Eat Right by Nick Barnard Recipe and Giveaway

Nick Barnard is the co-founder of the London-based company Rude Health which produces oatmeal, granola, muesli, and snacks as well as grain and nut milks. In Barnard's debut cookbook Eat Right: The Complete Guide to Traditional Foods, with 130 Nourishing Recipes and Techniques (previously released in the UK in 2016), he shares techniques for making pantry staples and fermented foods along with recipes from a Frittata with wild garlic and shiitake mushrooms to an Apple cobbler. 

Eat Right is beautifully photographed and while the dishes here are certainly good for you, they are crave worthy and comforting, as well.  Barnard uses a great deal of seed, nuts, legumes and grain sprouts in his recipes as well as touting that "pig fat is wonderful". He states, "good lard from pastured happy pigs, like good buttter from pastured contented cows, is in reality more of a health food when reintegrated into our cooking and our eating habits in the style of our ancestors." Amen to that! 

Tomorrow is a cooking day and I'm making the author's Onion soup along with that Vegetable biryani from earlier this week, my house will smell amazing.

I am always on the lookout for a great bagel and Kyle Books, the publisher, is graciously sharing Nick's recipe for Honey-crust sprouted spelt bagels with our members today. The publisher is also offering three copies of Eat Right to our US members in the giveaway below - scroll down to enter.

Honey-crust sprouted spelt bagels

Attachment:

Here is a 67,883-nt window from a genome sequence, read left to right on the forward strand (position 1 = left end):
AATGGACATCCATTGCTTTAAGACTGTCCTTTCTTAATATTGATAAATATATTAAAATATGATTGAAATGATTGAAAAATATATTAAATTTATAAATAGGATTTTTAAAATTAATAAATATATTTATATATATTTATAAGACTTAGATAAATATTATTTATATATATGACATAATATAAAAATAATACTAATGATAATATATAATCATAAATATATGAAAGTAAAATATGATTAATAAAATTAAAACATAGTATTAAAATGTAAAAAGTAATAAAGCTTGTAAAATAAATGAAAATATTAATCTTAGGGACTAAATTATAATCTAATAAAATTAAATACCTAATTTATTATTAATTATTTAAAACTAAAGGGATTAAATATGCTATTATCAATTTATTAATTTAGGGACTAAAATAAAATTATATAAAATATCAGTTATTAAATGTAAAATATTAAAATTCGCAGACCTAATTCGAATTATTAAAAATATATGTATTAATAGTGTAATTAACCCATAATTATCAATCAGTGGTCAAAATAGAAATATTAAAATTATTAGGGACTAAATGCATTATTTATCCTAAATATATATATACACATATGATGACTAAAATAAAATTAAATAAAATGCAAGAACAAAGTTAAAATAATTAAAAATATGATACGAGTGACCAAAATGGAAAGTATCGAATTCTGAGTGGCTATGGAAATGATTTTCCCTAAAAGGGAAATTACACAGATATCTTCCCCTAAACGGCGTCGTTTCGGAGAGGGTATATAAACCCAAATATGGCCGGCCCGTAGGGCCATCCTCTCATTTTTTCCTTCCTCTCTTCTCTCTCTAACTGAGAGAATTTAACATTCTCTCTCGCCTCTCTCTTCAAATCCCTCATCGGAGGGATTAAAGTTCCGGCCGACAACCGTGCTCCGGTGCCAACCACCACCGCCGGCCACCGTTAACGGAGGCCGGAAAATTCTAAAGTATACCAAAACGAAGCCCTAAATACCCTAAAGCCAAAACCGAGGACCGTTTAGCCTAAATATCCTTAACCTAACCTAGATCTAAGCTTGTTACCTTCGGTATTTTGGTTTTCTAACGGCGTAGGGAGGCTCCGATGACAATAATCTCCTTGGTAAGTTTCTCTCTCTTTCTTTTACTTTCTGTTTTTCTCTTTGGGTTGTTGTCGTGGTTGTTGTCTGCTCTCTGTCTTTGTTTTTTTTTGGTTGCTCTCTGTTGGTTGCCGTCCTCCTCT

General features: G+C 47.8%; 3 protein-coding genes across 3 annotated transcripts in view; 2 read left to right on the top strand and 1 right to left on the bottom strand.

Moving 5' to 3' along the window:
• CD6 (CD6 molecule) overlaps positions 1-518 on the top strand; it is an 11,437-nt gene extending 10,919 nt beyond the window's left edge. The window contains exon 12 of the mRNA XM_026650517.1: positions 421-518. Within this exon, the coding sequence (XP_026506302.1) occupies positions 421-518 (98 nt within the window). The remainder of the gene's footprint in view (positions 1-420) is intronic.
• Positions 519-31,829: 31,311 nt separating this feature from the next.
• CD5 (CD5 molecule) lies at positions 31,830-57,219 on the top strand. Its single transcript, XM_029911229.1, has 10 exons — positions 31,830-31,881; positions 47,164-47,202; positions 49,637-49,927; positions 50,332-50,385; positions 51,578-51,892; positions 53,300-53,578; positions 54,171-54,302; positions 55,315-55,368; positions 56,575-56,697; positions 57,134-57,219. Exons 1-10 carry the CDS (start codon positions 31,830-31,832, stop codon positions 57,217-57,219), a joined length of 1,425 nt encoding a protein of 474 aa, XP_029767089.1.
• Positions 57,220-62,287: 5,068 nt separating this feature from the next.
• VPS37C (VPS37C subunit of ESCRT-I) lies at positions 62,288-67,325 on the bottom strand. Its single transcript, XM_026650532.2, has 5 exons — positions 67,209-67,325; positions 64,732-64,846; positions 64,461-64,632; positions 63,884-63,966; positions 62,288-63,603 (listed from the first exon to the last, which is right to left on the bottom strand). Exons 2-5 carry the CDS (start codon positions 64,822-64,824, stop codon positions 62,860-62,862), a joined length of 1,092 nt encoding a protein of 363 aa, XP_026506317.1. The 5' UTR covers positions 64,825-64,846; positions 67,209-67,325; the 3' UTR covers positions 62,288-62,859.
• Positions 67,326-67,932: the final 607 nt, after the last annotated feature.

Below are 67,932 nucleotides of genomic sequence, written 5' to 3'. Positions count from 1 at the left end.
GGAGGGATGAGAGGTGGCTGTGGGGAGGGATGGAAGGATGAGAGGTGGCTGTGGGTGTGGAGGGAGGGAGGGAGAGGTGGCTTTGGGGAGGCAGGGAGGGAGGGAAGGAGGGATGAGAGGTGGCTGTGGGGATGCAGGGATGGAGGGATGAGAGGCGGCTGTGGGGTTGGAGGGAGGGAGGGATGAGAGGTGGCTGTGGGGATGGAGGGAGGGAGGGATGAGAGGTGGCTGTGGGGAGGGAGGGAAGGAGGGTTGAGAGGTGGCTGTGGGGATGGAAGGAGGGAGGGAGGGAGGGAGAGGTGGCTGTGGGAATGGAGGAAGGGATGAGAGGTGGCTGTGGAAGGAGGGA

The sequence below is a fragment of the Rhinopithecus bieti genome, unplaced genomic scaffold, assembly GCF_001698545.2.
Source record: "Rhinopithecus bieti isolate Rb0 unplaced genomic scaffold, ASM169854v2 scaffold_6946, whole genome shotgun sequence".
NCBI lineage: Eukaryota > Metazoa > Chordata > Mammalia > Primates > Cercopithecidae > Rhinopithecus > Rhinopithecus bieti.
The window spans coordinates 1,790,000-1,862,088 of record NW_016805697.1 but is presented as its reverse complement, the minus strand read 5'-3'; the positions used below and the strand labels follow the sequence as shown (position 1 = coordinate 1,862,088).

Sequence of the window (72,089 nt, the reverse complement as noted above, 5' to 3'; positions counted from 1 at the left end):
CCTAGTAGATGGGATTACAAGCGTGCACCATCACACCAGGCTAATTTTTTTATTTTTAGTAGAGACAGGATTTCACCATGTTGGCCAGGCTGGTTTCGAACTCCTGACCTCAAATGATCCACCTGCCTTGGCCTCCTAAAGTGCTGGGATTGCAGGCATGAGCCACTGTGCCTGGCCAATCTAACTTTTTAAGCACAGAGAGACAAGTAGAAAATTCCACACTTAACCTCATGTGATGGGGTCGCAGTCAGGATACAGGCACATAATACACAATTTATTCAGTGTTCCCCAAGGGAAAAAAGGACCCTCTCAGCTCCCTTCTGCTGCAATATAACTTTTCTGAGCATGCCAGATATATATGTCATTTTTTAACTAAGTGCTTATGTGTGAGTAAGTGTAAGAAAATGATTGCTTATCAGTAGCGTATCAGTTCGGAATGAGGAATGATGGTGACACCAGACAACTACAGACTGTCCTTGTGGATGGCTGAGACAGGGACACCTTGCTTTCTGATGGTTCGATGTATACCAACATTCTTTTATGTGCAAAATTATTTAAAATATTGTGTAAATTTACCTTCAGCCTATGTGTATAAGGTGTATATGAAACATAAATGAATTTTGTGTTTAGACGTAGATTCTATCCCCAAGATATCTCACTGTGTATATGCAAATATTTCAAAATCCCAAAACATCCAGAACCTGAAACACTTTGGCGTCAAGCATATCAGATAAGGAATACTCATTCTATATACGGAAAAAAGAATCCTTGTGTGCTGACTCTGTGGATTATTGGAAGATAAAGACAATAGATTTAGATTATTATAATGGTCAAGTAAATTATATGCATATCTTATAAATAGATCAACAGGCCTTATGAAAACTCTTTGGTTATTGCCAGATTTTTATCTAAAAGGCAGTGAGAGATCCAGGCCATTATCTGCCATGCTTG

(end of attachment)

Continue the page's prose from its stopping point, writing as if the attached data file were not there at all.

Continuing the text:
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MAKES 8

  • 1 2/3 cups freshly filtered water
  • 1 tablespoon + 1 teaspoon fresh yeast
  • 1 1/2 tablespoons unrefined cane juice sugar, jaggery, or coconut palm sugar
  • 4 cups sprouted spelt flour, plus extra for dusting
  • 1 1/2 teaspoons fine sea salt
  • Extra virgin olive oil
  • 1 tablespoon raw honey
  • Raw or toasted poppy or sesame seeds (optional)

BAGELS ARE THE EVER-POPULAR SHINY, CHEWY, ring-shaped bread rolls that have a rather unusual genesis, as they are boiled (poached really) as well as baked. Bagels are of course associated with Jewish communities, especially in New York City, known for their perfect pairing with cream cheese and lox (cured salmon). Their origins can be traced back some 500 years to Poland where they were a staple of the region. The hole in the middle? It's practical-the dough cooks more evenly throughout, and for the baker, it was, traditionally, a novel way to display and sell bagels either in rows on a stick or strung up on a length of string.

Most bagels are made with highly refined wheat flour, which is high in gluten and lacks the coarse bran or germ. At best they are made more nourishing and digestible if the dough is fermented overnight but there's no doubt that their addictive, sweet, tender (when fresh), dense, and chewy texture is derived for the most part from the use of refined wheat flour and refined sugars, making them unsuitable for the increasing numbers of gluten-sensitive and gluten-intolerant individuals, let alone those wanting to avoid refined sugar.

This recipe manages to combine the best of both worlds; by using sprouted spelt flour and unrefined, or wild, sugars, the amount of gluten is reduced, the digestibility and nourishment are improved, yet you can still have your chewy, crusty mouthfeel and superior flavors. You want convenience too? It's right here. Made with sprouted flours complete with their readily available nutrients, including simple sugars rather than starch, these bagels do not require proofing overnight.